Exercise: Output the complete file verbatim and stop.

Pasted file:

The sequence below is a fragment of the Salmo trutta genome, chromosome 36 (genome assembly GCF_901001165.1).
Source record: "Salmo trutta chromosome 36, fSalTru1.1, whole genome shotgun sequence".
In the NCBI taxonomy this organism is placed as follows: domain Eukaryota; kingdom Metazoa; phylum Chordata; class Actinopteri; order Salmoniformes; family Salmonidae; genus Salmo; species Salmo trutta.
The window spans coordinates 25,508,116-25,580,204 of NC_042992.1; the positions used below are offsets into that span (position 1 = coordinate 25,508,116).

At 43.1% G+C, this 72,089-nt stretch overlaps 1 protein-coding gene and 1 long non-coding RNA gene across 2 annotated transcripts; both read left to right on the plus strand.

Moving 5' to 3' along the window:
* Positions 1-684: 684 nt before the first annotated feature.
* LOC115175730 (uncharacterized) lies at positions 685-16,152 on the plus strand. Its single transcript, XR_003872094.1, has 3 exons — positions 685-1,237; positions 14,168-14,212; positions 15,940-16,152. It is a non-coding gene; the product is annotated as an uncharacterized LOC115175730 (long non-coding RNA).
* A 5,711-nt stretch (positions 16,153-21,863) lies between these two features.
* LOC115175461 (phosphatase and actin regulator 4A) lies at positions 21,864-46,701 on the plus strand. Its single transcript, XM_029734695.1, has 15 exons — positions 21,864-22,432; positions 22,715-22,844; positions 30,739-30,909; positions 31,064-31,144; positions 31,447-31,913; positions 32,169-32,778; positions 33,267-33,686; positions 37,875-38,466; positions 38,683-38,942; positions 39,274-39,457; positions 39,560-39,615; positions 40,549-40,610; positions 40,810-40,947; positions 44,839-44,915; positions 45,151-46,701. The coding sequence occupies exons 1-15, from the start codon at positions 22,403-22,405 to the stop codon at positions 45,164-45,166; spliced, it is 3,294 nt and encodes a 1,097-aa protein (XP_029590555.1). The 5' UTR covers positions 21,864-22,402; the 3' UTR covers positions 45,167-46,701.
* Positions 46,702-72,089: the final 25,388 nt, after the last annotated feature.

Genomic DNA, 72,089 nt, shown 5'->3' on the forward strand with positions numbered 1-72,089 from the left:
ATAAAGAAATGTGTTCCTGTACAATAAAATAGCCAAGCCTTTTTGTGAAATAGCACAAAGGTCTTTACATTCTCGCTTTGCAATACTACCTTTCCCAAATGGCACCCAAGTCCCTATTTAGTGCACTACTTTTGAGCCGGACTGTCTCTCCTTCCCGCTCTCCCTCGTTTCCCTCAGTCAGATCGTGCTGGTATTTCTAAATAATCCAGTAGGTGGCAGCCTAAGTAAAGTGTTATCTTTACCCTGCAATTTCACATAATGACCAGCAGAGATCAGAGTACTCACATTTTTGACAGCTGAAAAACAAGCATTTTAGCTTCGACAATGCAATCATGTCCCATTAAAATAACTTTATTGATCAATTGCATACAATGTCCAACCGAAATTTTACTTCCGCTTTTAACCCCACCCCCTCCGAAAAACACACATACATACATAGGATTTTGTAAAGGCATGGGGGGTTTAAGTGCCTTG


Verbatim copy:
The sequence below is a fragment of the Salmo trutta genome, chromosome 36 (genome assembly GCF_901001165.1).
Source record: "Salmo trutta chromosome 36, fSalTru1.1, whole genome shotgun sequence".
In the NCBI taxonomy this organism is placed as follows: domain Eukaryota; kingdom Metazoa; phylum Chordata; class Actinopteri; order Salmoniformes; family Salmonidae; genus Salmo; species Salmo trutta.
The window spans coordinates 25,508,116-25,580,204 of NC_042992.1; the positions used below are offsets into that span (position 1 = coordinate 25,508,116).

At 43.1% G+C, this 72,089-nt stretch overlaps 1 protein-coding gene and 1 long non-coding RNA gene across 2 annotated transcripts; both read left to right on the plus strand.

Moving 5' to 3' along the window:
* Positions 1-684: 684 nt before the first annotated feature.
* LOC115175730 (uncharacterized) lies at positions 685-16,152 on the plus strand. Its single transcript, XR_003872094.1, has 3 exons — positions 685-1,237; positions 14,168-14,212; positions 15,940-16,152. It is a non-coding gene; the product is annotated as an uncharacterized LOC115175730 (long non-coding RNA).
* A 5,711-nt stretch (positions 16,153-21,863) lies between these two features.
* LOC115175461 (phosphatase and actin regulator 4A) lies at positions 21,864-46,701 on the plus strand. Its single transcript, XM_029734695.1, has 15 exons — positions 21,864-22,432; positions 22,715-22,844; positions 30,739-30,909; positions 31,064-31,144; positions 31,447-31,913; positions 32,169-32,778; positions 33,267-33,686; positions 37,875-38,466; positions 38,683-38,942; positions 39,274-39,457; positions 39,560-39,615; positions 40,549-40,610; positions 40,810-40,947; positions 44,839-44,915; positions 45,151-46,701. The coding sequence occupies exons 1-15, from the start codon at positions 22,403-22,405 to the stop codon at positions 45,164-45,166; spliced, it is 3,294 nt and encodes a 1,097-aa protein (XP_029590555.1). The 5' UTR covers positions 21,864-22,402; the 3' UTR covers positions 45,167-46,701.
* Positions 46,702-72,089: the final 25,388 nt, after the last annotated feature.

Genomic DNA, 72,089 nt, shown 5'->3' on the forward strand with positions numbered 1-72,089 from the left:
ATAAAGAAATGTGTTCCTGTACAATAAAATAGCCAAGCCTTTTTGTGAAATAGCACAAAGGTCTTTACATTCTCGCTTTGCAATACTACCTTTCCCAAATGGCACCCAAGTCCCTATTTAGTGCACTACTTTTGAGCCGGACTGTCTCTCCTTCCCGCTCTCCCTCGTTTCCCTCAGTCAGATCGTGCTGGTATTTCTAAATAATCCAGTAGGTGGCAGCCTAAGTAAAGTGTTATCTTTACCCTGCAATTTCACATAATGACCAGCAGAGATCAGAGTACTCACATTTTTGACAGCTGAAAAACAAGCATTTTAGCTTCGACAATGCAATCATGTCCCATTAAAATAACTTTATTGATCAATTGCATACAATGTCCAACCGAAATTTTACTTCCGCTTTTAACCCCACCCCCTCCGAAAAACACACATACATACATAGGATTTTGTAAAGGCATGGGGGGTTTAAGTGCCTTG